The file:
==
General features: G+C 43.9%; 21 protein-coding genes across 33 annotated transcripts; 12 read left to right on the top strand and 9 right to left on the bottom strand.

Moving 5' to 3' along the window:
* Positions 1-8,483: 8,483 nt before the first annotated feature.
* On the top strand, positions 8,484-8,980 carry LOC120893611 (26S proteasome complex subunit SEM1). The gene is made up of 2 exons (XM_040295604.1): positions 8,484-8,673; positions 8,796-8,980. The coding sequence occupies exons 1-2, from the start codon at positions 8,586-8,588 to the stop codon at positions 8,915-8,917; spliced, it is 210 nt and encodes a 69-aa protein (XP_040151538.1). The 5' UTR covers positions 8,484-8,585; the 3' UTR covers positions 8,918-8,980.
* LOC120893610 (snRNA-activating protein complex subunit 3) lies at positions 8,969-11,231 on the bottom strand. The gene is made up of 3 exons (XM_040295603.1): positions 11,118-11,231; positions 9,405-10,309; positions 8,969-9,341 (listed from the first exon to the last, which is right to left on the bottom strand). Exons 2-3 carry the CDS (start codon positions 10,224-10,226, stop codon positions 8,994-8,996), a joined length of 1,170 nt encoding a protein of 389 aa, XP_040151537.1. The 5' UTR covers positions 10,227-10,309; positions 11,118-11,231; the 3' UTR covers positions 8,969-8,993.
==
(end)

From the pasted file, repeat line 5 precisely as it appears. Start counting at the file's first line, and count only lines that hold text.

* LOC120893610 (snRNA-activating protein complex subunit 3) lies at positions 8,969-11,231 on the bottom strand. The gene is made up of 3 exons (XM_040295603.1): positions 11,118-11,231; positions 9,405-10,309; positions 8,969-9,341 (listed from the first exon to the last, which is right to left on the bottom strand). Exons 2-3 carry the CDS (start codon positions 10,224-10,226, stop codon positions 8,994-8,996), a joined length of 1,170 nt encoding a protein of 389 aa, XP_040151537.1. The 5' UTR covers positions 10,227-10,309; positions 11,118-11,231; the 3' UTR covers positions 8,969-8,993.